Sasaki Takatsuna

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Kajiwara Kagesue, Sasaki Takatsuna, and Hatakeyama Shigetada racing to cross the Uji River before the second battle of Uji, as depicted in a print by Utagawa Kuniyoshi.

Sasaki Takatsuna (佐々木 高綱, 1160 – December 8, 1214) was a Japanese samurai commander in the Genpei War, the great conflict between the Minamoto and Taira clans.[1]

An infant at the time of the Heiji Rebellion (1159–1160), Takatsuna was spared the destruction of his family several years later. He grew up with an aunt in Kyoto, and joined the forces of Minamoto no Yoritomo in 1180, when Yoritomo called for aid against the Taira.

Takatsuna saved Yoritomo's life at the battle of Ishibashiyama, and aided in the destruction of the Taira following the end of the war. As a result, he was rewarded with the position of shugo or governor of Nagato province.[1]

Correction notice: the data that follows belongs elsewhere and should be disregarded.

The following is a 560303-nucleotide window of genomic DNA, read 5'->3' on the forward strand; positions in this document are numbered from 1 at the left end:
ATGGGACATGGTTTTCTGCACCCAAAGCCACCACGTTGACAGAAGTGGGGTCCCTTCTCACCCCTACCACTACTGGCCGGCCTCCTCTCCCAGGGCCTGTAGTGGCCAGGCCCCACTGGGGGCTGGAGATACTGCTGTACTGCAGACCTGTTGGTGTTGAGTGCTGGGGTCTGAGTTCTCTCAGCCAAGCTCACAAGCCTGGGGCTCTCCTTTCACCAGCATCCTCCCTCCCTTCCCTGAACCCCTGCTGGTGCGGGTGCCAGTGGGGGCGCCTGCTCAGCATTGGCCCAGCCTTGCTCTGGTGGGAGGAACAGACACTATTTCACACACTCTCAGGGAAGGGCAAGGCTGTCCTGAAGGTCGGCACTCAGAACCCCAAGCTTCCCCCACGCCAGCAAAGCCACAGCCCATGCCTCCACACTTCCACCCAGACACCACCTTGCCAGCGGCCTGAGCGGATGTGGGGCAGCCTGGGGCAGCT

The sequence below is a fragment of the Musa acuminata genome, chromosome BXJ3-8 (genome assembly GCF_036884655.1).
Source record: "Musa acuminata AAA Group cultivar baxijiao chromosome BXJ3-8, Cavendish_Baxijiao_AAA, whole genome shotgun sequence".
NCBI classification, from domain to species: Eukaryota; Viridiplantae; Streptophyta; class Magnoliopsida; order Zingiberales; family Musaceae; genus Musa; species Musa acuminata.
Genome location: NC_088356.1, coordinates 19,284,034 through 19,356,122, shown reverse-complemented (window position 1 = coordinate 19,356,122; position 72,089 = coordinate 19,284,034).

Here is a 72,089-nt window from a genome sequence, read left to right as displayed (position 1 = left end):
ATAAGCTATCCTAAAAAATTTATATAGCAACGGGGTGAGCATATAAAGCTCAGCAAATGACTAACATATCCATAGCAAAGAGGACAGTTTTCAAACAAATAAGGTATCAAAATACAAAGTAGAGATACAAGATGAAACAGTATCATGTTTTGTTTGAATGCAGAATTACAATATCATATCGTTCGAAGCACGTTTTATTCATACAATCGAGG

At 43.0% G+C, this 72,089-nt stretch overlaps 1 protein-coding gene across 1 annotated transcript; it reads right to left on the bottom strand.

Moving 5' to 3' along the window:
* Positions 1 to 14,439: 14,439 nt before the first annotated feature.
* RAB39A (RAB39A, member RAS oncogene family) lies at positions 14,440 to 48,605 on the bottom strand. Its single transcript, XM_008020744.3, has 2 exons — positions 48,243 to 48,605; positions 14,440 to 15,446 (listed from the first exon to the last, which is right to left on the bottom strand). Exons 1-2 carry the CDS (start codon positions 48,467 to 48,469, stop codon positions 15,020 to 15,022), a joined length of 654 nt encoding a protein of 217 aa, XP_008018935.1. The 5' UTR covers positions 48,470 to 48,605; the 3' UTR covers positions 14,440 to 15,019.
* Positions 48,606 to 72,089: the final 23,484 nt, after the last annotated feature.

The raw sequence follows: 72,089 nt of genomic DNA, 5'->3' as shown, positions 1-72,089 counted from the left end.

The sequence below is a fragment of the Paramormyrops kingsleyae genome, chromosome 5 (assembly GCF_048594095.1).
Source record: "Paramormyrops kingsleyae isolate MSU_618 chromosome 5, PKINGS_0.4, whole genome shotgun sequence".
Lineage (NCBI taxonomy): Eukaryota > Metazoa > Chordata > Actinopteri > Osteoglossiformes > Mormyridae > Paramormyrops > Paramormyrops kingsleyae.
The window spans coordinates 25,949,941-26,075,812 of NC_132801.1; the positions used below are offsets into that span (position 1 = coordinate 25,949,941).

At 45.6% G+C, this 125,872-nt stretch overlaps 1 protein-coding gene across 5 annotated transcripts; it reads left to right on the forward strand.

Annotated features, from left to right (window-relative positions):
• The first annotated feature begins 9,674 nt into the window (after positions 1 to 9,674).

In 1195, Takatsuna retired to Mount Koya to become a Shingon priest.[1] He left his son with his title, land, and all his material possessions. He is said to have died in 1214 in Matsumoto, Nagano (then Shinano Province). Nogi Maresuke was one of his descendants.

When depicted in tales or in art, Takatsuna is often shown racing Kajiwara Kagesue across the River Uji atop Shōgun Yoritomo's white horse, Ikezuki, to be the first to engage in battle at the 1184 battle of Uji.[2][3][4]

See also[edit]


  1. ^ a b c Nussbaum, Louis Frédéric et al (2005). "Sasaki Takatsuna" in Japan Encyclopedia, p. 825., p. 825, at Google Books
  2. ^ Kitagawa, Hiroshi et al. (1975). The Tale of the Heike, pp. 511-513; Varley, Paul. (1994). Warriors of Japan as Portrayed in the War Tales, p. 94., p. 94, at Google Books
  3. ^ Turnbull, Stephen (1998). The Samurai Sourcebook. Cassell & Co. p. 204. ISBN 1854095234.
  4. ^ Turnbull, Stephen (1977). The Samurai, A Military History. MacMillan Publishing Co., Inc. pp. 64–65. ISBN 0026205408.